According to the proposed changes published by the Army last week, service members who die on active duty, but not in combat, would no longer be eligible for burial at Arlington. There are fewer than 95,000 remaining burial spaces there for nearly all of the 22 million living service members and veterans currently eligible, the Army said.
The proposed changes come as a new Government Accountability Office (GAO) report found additional actions are needed to increase veterans' burial access across the country. Currently, the Department of Veterans Affairs (VA) estimates that 92% of veterans have reasonable access to burial options, defined as a national or state veterans' cemetery located within 75 miles of the veterans' home, the GAO said.
While the National Cemetery Administration has plans to establish 18 new national cemeteries in urban and rural areas to increase that access, the GAO described the office's progress as "limited" and "years behind its original schedule for opening new cemeteries." The primary challenge delaying the completion of cemeteries has been acquiring suitable land, the GAO found.
Arlington National Cemetery, the final resting place of more than 400,000 service members and their family members, is expected to break ground on a 37-acre expansion next year.
But that change will not be enough to address the shortage in burial sites there. Congress directed the Army to revise its eligibility criteria to ensure the cemetery could remain an active burial ground. At the current pace of burials, Arlington could be closed to new interments by the mid-2050s, including Medal of Honor recipients, the Army said.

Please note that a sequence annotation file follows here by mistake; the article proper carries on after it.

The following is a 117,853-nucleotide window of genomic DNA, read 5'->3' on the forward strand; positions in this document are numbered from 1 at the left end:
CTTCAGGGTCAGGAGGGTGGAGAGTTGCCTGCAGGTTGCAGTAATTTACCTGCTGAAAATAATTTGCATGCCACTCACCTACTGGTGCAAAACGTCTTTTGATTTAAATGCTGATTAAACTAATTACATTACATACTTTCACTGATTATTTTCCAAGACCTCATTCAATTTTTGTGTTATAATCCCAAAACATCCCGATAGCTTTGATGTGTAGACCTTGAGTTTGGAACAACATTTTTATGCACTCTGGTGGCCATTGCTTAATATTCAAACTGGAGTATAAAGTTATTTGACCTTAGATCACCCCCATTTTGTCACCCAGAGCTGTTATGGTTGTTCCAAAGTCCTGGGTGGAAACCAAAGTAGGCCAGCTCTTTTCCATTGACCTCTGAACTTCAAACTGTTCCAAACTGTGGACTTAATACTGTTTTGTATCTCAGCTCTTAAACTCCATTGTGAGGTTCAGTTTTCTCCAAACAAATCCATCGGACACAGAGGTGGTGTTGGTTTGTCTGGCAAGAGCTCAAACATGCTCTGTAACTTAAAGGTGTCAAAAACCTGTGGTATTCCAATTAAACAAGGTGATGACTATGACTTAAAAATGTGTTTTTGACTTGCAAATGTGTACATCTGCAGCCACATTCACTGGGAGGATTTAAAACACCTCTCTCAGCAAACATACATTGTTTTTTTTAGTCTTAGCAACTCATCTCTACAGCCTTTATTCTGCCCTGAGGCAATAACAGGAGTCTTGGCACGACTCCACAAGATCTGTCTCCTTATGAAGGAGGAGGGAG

The new guidelines proposed by the Army set aside 1,000 grave sites for current and future Medal of Honor recipients. Below-ground interment would be reserved for service members killed in action, recipients of the Silver Star and higher awards who served in combat, Purple Heart recipients, combat-related deaths and former prisoners of war.
Presidents and vice presidents, as well as "veterans with combat service who also served out of uniform as a government oﬃcial and made signiﬁcant contributions to the nation's security at the highest levels of public service," would also qualify.
"Arlington National Cemetery is a national shrine for all Americans, but especially those who have served our great nation," said Army Secretary Ryan McCarthy. "We must ensure it can honor those we have lost for many years to come."
The proposed changes will now begin the federal government's public rule-making process, which includes soliciting feedback from the public. The full list of proposed changes is available online.
The proposed changes would not affect previously scheduled services, veterans' burial benefits or veteran eligibility at VA national and state cemeteries, the Army said.